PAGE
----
It’s Now Virtually Impossible To Get A Bank Loan As Lending Standards Soar, by Tyler Durden

And now a report from a sector that’s received relatively little coverage during the 24/7 coronavirus coverage: business and the economy. From Tyler Durden at zerohedge.com:

One quarter ago we pointed out something concerning: shortly after JPMorgan reported that its loan loss provision surged five fold to over $8.2 billion for the first quarter, the biggest quarterly increase since the financial crisis, in preparation for the biggest wave of commercial loan defaults since the financial crisis (a number which in the latest quarter surged to $10.5 billion along with all other banks’ loan loss provisions)…

… the bank hinted that things are about to get much worse when it first halted all non-Paycheck Protection Program based loan issuance for the foreseeable future (i.e., all non-government guaranteed loans) because as we said “the only reason why JPMorgan would “temporarily suspend” all non-government backstopped loans such as PPP, is if the bank expects a default tsunami to hit coupled with a full-blown depression that wipes out the value of any and all assets pledged to collateralize the loans.”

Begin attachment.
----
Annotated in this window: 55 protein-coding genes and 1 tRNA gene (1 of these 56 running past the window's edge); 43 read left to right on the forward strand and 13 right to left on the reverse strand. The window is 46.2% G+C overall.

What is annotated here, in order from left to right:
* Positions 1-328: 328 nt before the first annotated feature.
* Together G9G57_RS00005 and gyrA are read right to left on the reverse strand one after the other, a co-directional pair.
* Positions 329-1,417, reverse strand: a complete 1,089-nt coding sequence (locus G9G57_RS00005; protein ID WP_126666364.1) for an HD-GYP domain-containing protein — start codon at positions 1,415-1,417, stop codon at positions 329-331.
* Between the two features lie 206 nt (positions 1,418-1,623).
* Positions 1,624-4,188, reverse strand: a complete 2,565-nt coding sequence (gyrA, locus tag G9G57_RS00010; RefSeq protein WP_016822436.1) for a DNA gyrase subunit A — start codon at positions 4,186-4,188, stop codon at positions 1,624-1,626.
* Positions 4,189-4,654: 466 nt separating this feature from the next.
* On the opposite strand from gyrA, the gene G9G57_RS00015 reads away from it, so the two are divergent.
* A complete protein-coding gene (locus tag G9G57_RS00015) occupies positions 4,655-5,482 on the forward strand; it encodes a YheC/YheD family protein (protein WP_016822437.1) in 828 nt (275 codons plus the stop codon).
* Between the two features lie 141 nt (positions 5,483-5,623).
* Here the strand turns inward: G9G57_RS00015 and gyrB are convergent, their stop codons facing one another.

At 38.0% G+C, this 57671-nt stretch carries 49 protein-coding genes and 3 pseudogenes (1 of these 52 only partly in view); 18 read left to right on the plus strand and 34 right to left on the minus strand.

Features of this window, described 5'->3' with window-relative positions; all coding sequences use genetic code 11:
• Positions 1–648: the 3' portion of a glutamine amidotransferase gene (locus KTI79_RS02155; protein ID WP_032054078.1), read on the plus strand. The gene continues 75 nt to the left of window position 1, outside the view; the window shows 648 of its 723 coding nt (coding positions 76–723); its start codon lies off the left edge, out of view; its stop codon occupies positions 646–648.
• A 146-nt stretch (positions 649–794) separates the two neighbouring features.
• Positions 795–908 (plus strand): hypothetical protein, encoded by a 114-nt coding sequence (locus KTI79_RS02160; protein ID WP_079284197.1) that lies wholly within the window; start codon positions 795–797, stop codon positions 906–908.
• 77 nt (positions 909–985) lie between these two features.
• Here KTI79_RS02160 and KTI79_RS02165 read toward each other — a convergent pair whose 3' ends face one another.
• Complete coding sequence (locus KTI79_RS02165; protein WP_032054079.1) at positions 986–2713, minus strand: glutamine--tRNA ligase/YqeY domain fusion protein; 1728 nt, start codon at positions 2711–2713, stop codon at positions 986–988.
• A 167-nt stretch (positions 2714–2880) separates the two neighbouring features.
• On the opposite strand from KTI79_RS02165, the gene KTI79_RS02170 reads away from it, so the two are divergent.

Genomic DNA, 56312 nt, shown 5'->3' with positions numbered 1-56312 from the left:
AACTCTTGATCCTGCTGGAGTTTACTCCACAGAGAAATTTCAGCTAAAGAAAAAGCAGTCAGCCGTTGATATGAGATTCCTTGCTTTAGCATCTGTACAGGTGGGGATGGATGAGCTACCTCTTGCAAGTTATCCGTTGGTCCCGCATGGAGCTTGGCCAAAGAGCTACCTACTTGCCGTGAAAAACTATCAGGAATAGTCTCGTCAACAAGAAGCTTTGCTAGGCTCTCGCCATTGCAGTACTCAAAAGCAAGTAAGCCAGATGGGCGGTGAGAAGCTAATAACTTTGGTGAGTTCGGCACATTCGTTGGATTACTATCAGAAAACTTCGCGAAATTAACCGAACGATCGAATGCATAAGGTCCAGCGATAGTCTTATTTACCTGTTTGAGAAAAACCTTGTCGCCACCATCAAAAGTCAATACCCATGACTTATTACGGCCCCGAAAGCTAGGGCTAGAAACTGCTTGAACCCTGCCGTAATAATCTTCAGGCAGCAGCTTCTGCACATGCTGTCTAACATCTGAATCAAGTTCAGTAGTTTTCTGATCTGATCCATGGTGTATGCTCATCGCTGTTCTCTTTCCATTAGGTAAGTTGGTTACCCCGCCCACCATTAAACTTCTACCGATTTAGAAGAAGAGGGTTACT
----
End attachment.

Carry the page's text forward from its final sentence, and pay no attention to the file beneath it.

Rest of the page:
Shortly after, the bank also said it would raise its mortgage standards, stating that customers applying for a new mortgage will need a credit score of at least 700, and will be required to make a down payment equal to 20% of the home’s value, a dramatic tightening since the typical minimum requirement for a conventional mortgage is a 620 FICO score and as little as 5% down. Reuters echoed our gloomy take, stating that “the change highlights how banks are quickly shifting gears to respond to the darkening U.S. economic outlook and stress in the housing market, after measures to contain the virus put 16 million people out of work and plunged the country into recession.”

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